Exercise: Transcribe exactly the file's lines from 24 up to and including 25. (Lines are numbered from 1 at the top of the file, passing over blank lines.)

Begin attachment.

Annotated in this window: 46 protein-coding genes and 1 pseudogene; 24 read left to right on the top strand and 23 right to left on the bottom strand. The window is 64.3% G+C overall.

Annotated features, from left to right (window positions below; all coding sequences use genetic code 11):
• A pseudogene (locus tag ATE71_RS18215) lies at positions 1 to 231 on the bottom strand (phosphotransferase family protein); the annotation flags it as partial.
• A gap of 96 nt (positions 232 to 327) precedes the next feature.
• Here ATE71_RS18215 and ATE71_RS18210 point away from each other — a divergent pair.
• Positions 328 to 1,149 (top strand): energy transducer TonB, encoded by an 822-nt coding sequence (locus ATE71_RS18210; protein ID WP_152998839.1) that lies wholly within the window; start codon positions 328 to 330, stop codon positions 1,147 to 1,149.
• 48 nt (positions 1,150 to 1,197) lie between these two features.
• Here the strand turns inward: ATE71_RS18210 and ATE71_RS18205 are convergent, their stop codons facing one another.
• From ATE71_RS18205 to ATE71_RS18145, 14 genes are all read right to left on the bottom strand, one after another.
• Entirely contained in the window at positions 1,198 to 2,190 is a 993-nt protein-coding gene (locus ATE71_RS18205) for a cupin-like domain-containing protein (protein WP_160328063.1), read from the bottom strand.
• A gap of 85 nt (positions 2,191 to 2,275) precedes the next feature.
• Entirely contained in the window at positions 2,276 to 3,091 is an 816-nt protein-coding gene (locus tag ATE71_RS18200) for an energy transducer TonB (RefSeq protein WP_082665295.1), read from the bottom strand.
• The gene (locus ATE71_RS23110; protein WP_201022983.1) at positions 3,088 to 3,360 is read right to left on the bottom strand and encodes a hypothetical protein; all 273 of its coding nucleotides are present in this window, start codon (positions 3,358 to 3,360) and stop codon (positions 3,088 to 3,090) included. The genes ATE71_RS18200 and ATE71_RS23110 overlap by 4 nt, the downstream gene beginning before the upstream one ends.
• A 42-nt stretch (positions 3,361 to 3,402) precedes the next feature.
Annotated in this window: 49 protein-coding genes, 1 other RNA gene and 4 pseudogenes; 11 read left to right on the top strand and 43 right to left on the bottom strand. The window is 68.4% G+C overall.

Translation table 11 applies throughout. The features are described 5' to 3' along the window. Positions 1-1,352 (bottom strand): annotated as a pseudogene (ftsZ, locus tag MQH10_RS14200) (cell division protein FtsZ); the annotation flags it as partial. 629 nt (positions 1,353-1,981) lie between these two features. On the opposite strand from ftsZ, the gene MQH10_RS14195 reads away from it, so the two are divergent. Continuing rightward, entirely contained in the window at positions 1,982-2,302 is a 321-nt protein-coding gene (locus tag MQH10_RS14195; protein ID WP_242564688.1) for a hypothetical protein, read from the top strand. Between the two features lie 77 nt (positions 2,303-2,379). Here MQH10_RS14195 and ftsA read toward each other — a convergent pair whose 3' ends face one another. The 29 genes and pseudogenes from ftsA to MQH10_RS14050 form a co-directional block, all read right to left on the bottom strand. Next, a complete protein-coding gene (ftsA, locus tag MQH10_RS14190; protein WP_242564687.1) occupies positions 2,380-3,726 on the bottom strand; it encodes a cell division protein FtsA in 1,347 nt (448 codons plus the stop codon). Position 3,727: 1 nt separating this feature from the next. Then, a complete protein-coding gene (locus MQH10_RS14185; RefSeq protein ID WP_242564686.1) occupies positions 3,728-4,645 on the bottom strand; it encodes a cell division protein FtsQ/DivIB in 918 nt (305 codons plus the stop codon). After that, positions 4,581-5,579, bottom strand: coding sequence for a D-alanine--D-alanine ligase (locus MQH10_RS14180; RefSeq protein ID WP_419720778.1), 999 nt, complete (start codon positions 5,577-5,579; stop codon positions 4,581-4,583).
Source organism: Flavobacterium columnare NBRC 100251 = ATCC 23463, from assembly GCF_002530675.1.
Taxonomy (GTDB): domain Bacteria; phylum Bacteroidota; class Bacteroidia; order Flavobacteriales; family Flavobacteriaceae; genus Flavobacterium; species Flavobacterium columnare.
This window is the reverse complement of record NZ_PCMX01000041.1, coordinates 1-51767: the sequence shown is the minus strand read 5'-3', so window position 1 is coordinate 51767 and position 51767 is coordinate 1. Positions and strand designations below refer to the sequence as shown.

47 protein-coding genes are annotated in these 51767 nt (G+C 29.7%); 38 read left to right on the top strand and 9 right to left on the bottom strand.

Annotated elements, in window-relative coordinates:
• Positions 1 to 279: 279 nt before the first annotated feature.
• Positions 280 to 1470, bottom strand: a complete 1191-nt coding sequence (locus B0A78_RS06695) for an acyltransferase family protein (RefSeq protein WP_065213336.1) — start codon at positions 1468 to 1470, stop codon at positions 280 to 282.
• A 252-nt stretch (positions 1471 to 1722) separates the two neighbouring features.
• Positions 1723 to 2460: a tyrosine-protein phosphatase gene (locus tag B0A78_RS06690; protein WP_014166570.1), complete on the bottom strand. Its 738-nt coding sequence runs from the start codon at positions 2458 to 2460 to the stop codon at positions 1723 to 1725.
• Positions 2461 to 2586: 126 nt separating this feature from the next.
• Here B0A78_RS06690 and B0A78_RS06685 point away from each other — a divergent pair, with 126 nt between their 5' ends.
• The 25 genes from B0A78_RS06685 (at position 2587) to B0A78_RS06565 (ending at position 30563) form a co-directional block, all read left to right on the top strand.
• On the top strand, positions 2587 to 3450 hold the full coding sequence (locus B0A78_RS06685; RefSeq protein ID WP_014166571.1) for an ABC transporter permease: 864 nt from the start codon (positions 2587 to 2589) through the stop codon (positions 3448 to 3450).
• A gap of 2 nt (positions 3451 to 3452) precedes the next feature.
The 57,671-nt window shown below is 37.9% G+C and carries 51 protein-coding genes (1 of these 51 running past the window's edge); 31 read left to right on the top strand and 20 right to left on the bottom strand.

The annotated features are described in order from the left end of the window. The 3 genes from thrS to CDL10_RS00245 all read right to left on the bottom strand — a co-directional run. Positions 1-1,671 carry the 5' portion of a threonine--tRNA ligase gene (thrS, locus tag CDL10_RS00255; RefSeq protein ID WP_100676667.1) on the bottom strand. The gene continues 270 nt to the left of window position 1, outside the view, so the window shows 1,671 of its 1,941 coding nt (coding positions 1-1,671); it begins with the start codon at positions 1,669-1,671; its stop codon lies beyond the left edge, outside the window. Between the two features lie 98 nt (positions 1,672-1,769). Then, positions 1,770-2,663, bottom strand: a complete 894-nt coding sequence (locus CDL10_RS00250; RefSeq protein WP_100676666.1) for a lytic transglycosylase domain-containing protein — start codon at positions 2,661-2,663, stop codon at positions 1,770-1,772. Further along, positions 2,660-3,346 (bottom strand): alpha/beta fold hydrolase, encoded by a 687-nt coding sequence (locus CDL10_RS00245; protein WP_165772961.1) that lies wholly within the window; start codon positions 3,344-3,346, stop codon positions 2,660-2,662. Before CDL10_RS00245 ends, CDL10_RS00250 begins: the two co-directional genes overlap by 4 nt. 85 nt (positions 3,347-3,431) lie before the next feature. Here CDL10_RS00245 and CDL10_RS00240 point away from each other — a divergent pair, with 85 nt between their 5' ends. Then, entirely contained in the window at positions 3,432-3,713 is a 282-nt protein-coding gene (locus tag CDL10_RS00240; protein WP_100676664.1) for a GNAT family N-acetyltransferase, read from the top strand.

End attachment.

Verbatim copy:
• A 252-nt stretch (positions 1471 to 1722) separates the two neighbouring features.
• Positions 1723 to 2460: a tyrosine-protein phosphatase gene (locus tag B0A78_RS06690; protein WP_014166570.1), complete on the bottom strand. Its 738-nt coding sequence runs from the start codon at positions 2458 to 2460 to the stop codon at positions 1723 to 1725.